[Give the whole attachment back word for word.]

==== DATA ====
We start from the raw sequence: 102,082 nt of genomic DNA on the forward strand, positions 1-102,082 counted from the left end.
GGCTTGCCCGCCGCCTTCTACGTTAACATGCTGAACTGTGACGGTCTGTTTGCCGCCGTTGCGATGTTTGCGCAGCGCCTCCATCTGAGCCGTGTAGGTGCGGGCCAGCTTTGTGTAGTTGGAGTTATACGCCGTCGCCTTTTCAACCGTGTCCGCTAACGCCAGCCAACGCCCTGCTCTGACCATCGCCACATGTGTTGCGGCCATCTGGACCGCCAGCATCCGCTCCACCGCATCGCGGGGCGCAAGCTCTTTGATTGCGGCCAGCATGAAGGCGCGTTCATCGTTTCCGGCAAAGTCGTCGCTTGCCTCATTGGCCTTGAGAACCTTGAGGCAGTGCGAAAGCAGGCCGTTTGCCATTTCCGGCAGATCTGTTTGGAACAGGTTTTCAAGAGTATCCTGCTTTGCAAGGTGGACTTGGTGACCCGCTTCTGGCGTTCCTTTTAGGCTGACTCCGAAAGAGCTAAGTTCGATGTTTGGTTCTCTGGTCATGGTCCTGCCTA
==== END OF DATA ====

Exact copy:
We start from the raw sequence: 102,082 nt of genomic DNA on the forward strand, positions 1-102,082 counted from the left end.
GGCTTGCCCGCCGCCTTCTACGTTAACATGCTGAACTGTGACGGTCTGTTTGCCGCCGTTGCGATGTTTGCGCAGCGCCTCCATCTGAGCCGTGTAGGTGCGGGCCAGCTTTGTGTAGTTGGAGTTATACGCCGTCGCCTTTTCAACCGTGTCCGCTAACGCCAGCCAACGCCCTGCTCTGACCATCGCCACATGTGTTGCGGCCATCTGGACCGCCAGCATCCGCTCCACCGCATCGCGGGGCGCAAGCTCTTTGATTGCGGCCAGCATGAAGGCGCGTTCATCGTTTCCGGCAAAGTCGTCGCTTGCCTCATTGGCCTTGAGAACCTTGAGGCAGTGCGAAAGCAGGCCGTTTGCCATTTCCGGCAGATCTGTTTGGAACAGGTTTTCAAGAGTATCCTGCTTTGCAAGGTGGACTTGGTGACCCGCTTCTGGCGTTCCTTTTAGGCTGACTCCGAAAGAGCTAAGTTCGATGTTTGGTTCTCTGGTCATGGTCCTGCCTA